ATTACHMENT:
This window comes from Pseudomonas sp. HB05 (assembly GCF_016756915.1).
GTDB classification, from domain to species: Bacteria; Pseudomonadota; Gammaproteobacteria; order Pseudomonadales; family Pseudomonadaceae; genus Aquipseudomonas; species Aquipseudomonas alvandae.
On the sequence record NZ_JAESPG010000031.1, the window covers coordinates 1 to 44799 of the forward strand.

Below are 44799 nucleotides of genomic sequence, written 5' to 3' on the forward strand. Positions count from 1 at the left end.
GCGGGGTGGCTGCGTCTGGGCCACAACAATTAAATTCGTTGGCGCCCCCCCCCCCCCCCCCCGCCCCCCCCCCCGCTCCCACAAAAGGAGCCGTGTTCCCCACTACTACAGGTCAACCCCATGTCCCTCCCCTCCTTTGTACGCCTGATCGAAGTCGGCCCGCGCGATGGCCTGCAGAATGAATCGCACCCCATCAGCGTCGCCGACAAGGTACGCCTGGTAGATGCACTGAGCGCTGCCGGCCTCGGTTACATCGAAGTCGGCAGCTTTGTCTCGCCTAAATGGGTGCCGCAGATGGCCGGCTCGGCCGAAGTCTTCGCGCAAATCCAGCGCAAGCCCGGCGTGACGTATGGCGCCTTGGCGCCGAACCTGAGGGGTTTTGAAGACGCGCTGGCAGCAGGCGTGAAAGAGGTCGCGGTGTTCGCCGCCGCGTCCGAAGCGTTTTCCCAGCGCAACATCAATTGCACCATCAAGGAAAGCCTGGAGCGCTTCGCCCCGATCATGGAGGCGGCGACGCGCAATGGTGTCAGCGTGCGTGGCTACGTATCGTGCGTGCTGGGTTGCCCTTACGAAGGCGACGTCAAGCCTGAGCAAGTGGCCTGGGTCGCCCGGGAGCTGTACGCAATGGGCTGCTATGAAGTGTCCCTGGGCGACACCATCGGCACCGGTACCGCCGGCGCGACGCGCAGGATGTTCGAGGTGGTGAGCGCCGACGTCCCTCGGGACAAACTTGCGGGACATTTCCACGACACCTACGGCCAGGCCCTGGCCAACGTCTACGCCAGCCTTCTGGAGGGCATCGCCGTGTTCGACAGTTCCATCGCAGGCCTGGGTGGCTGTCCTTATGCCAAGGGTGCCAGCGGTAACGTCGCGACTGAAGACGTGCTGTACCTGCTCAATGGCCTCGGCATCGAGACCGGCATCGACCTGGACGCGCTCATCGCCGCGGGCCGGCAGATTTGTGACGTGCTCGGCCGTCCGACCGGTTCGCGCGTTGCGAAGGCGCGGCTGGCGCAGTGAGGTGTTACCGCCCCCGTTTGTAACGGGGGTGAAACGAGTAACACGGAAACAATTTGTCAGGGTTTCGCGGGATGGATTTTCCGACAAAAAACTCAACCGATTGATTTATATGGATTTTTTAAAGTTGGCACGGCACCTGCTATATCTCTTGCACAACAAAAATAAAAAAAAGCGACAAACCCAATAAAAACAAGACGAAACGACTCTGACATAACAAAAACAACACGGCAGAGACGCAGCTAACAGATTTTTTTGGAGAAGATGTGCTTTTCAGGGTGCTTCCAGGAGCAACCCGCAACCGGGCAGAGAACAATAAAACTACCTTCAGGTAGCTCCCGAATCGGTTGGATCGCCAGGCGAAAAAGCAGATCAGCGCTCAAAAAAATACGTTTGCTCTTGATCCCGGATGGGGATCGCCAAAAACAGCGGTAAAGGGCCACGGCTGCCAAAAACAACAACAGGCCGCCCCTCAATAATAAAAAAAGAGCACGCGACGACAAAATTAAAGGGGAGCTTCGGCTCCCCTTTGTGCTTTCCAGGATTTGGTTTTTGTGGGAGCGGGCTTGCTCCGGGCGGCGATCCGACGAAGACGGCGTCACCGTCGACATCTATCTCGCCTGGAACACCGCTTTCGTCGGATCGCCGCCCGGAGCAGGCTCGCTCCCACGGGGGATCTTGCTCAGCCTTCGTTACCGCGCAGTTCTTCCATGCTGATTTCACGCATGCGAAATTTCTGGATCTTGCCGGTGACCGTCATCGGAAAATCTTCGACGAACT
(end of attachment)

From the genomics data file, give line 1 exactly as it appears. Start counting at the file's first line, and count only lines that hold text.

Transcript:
This window comes from Pseudomonas sp. HB05 (assembly GCF_016756915.1).